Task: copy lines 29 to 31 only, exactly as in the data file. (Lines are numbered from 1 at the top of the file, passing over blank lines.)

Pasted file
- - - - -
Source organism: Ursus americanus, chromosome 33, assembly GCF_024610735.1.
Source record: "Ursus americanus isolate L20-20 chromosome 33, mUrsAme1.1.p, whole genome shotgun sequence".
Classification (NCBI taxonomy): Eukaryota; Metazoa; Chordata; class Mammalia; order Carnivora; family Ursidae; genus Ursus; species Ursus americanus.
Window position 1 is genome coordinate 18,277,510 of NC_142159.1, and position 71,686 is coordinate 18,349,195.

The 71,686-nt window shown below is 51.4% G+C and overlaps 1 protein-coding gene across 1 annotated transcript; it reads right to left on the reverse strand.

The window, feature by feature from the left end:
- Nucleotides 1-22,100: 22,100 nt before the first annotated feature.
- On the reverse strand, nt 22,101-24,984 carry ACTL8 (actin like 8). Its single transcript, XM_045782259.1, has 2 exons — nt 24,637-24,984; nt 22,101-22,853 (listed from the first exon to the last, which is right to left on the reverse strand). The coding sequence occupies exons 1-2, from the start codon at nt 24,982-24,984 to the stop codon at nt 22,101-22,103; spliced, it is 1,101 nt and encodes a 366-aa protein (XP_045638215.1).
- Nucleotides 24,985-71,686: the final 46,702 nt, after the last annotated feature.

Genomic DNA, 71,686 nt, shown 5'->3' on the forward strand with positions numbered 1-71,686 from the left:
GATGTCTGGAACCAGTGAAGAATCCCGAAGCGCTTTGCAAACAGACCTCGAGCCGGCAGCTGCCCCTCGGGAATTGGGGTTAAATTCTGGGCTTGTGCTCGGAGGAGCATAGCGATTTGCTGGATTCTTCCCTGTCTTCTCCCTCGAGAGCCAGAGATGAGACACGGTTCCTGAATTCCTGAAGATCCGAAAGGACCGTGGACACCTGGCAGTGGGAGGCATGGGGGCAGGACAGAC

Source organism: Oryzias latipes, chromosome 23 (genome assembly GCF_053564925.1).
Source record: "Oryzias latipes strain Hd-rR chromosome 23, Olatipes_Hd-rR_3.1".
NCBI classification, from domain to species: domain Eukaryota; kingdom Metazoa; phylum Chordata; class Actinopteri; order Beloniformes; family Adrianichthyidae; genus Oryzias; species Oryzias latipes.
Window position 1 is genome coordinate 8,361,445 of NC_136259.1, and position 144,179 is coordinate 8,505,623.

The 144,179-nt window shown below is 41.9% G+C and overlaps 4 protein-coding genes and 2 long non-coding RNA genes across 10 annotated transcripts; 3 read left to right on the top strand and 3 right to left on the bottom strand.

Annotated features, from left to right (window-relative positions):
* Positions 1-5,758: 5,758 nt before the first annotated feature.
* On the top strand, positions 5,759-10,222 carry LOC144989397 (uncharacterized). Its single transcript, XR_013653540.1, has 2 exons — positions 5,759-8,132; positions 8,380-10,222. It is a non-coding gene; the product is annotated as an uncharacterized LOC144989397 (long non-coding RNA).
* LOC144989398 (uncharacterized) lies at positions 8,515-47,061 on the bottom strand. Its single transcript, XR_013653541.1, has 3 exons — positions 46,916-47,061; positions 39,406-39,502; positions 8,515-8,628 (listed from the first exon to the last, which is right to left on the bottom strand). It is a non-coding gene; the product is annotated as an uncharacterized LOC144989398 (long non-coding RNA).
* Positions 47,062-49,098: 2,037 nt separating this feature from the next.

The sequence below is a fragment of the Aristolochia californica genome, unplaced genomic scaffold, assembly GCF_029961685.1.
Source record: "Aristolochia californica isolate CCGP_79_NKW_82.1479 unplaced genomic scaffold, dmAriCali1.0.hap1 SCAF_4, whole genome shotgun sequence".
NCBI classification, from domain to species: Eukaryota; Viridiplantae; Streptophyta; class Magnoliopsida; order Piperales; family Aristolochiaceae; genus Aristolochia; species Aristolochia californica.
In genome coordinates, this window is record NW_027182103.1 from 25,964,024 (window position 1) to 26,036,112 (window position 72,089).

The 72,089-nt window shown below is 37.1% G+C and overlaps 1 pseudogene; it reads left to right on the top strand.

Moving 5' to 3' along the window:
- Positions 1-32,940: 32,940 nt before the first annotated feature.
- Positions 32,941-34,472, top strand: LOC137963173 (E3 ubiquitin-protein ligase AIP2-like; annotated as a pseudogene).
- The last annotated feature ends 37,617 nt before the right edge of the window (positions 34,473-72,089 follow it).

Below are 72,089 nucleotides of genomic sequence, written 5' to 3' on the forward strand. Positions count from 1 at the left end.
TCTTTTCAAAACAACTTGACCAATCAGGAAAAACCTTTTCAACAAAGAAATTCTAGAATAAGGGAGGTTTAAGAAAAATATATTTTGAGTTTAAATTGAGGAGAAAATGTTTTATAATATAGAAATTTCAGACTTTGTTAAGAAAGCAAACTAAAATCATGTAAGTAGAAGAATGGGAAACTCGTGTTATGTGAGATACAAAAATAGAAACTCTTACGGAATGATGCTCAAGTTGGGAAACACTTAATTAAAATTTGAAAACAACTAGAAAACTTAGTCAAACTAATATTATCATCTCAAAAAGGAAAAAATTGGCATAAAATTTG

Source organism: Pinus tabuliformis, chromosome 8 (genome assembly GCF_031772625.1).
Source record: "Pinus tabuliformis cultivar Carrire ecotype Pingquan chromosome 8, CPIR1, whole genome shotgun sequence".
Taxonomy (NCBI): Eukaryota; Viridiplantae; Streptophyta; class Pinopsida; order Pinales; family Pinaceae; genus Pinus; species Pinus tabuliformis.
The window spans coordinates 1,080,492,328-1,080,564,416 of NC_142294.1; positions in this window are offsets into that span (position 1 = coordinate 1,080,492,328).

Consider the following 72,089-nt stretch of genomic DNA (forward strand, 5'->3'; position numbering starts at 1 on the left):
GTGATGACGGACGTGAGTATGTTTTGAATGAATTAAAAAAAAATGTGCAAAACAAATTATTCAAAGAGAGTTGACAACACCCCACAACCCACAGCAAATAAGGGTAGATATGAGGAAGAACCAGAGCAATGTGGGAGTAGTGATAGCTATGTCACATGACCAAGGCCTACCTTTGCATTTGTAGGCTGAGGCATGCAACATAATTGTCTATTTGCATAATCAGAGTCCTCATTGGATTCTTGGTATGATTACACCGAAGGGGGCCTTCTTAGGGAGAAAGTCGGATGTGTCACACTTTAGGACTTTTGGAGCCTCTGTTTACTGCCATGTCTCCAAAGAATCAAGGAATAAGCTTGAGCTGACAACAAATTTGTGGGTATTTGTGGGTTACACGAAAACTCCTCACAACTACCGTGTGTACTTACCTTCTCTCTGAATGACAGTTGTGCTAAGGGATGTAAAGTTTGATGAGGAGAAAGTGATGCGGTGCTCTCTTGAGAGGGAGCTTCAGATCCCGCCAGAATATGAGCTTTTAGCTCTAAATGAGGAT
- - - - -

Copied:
- Positions 32,941-34,472, top strand: LOC137963173 (E3 ubiquitin-protein ligase AIP2-like; annotated as a pseudogene).
- The last annotated feature ends 37,617 nt before the right edge of the window (positions 34,473-72,089 follow it).

Below are 72,089 nucleotides of genomic sequence, written 5' to 3' on the forward strand. Positions count from 1 at the left end.